Of Mountains and Molehills
A molehill refers to a small mound of earth thrown up by a mole while burrowing near the surface. Metaphorically, it implies something that is of lesser significance or import in any given context. On the other hand, a mountain is, well…a mountain. In any context, it assumes prominence and stature. Prominence and stature, for example, like the office of the chief minister of a state. Any chief minister of any state. Nothing really says prominence and stature like the highest office of the state. Or to be more accurate, the highest elected office of the state. And also, it is for certain that the occupant of the highest office of any state simply cannot be a mole. Because the chief minister’s office, without any doubt, is no molehill.
This context is important because of an incident that took place recently. Five days ago, on January 14 last, the “media cell” of our chief minister’s office was the source of an emailed press statement from the Joint Action Committee on Women Reservation (JACWR), which is currently spearheading a movement that seeks reservation of seats for women in urban local bodies. The movement is being played out in the political arena as well as inside the hallowed walls of the country’s apex court. And as such, the Supreme Court is yet to give its judgement – and that, really, should be that. At least for now.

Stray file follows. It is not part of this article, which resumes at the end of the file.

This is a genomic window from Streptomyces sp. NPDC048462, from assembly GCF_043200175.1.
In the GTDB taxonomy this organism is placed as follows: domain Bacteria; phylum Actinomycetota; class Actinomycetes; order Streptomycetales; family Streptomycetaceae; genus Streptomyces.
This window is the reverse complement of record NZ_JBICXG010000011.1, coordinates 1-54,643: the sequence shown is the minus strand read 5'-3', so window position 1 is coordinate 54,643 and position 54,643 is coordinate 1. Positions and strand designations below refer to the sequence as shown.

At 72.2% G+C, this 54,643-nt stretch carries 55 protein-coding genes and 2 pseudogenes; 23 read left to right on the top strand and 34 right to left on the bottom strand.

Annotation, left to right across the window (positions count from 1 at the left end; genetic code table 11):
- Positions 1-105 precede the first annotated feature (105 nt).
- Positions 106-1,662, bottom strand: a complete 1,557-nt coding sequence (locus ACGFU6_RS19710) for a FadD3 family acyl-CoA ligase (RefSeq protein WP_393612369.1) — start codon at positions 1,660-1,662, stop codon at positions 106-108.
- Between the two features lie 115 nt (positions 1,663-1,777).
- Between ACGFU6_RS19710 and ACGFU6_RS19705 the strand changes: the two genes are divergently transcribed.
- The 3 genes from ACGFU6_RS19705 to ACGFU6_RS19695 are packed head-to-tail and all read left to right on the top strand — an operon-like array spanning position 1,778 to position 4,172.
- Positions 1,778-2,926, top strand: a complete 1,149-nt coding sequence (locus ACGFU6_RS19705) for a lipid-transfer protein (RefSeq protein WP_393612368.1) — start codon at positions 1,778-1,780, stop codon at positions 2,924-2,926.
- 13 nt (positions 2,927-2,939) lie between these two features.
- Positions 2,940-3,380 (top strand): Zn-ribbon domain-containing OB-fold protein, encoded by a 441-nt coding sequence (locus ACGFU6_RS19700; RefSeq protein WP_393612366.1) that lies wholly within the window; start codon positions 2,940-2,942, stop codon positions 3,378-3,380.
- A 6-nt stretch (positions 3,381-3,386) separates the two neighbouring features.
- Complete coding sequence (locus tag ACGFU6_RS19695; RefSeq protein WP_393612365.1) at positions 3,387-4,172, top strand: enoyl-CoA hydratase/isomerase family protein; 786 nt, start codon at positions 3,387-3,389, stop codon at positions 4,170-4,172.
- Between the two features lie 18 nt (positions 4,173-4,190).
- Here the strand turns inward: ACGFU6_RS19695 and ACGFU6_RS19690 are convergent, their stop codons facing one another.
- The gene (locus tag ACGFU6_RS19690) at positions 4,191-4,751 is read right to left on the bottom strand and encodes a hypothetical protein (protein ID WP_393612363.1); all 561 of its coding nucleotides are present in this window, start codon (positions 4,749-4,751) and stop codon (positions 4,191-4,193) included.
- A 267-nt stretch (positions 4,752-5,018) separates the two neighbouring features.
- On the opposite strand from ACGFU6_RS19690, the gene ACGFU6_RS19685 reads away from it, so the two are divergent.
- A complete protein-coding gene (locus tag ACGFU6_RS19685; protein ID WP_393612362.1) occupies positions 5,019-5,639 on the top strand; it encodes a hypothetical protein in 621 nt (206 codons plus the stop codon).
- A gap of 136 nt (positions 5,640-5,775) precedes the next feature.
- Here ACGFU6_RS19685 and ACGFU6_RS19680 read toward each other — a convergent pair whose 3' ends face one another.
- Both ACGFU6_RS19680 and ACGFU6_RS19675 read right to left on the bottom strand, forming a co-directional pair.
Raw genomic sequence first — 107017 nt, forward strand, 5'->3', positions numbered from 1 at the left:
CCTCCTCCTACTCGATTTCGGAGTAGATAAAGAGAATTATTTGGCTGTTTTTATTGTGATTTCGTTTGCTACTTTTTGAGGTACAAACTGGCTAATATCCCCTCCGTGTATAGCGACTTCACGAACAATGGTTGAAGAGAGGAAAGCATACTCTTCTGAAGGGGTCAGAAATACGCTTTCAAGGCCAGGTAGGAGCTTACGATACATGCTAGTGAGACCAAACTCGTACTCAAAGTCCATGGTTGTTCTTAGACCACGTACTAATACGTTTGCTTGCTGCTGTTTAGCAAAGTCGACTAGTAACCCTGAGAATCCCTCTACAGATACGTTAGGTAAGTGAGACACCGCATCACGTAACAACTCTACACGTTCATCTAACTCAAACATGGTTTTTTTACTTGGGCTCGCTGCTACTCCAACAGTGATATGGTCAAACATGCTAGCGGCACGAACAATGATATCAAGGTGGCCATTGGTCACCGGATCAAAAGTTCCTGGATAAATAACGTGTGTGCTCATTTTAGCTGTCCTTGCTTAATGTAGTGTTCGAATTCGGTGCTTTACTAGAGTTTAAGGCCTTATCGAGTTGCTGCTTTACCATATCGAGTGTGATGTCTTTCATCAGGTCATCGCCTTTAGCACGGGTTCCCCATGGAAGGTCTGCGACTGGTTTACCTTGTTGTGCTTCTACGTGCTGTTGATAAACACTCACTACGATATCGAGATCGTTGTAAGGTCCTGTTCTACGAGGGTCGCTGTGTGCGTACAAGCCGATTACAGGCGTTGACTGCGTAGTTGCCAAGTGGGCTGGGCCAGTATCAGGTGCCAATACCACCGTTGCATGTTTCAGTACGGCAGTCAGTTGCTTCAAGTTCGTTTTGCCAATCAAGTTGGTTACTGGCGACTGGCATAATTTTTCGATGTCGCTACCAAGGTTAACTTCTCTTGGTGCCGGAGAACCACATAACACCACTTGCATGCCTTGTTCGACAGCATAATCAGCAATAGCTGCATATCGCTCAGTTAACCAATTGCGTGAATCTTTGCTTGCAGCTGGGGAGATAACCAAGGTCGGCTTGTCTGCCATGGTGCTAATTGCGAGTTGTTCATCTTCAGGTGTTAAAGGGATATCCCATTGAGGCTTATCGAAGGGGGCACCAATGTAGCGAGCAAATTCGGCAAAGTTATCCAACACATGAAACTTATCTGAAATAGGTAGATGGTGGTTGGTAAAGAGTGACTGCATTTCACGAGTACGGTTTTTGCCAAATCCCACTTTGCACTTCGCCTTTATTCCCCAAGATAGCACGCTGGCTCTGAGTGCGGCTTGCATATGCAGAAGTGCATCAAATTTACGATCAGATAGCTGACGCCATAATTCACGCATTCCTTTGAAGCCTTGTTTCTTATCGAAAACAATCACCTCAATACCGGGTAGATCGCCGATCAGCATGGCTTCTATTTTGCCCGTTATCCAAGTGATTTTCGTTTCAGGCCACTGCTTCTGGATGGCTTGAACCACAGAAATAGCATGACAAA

However, the chief minister’s office functioning as the publicity faculty – even if for this instance only – of the JACWR was, and is, very interesting, to say the least. Especially in the current political climate that has surrounded Nagaland, this incident has all the ingredients to suggest that there could be more to it than meets the eye. We do not have to be experts in rocket science to know one plus one equals two.
In some circles, the issue raised by this newspaper – about the chief minister’s media cell functioning as the publicity faculty of the JACWR – has been dismissed as making a mountain out of a molehill. A member of the chief minister’s publicity cell has gone up to the extent of saying that simply because the CM’s office serve tea to visitors does not make it a restaurant. This was to justify their argument that the CM’s office had offered its internet facility to JACWR members.
Aside from the glaring pointer that using the CM’s office internet facility is completely different to allowing the JACWR access to the official email of the highest office of the state, the CM’s office has also ended up comparing the value and the security of its official email to that of a cup of tea! As the office of the highest elected representative of the state, it is expected of the staff of the chief minister’s office to put premium on its prestige, and even more so on its security.
Even leaving aside the conspiracy theories and political intricacies this incident has thrown wide open, what this incident and its aftermath has made clear is that access to mails of the highest office of the state cannot simply be served to all and sundry like cups of tea to visitors. While conventional wisdom quite rightly dictates that mountains should not be made out of molehills, it is equally advisable to be able to differentiate between mountains and molehills. Or in this instance, between the security of the highest office of the state and a cup of tea.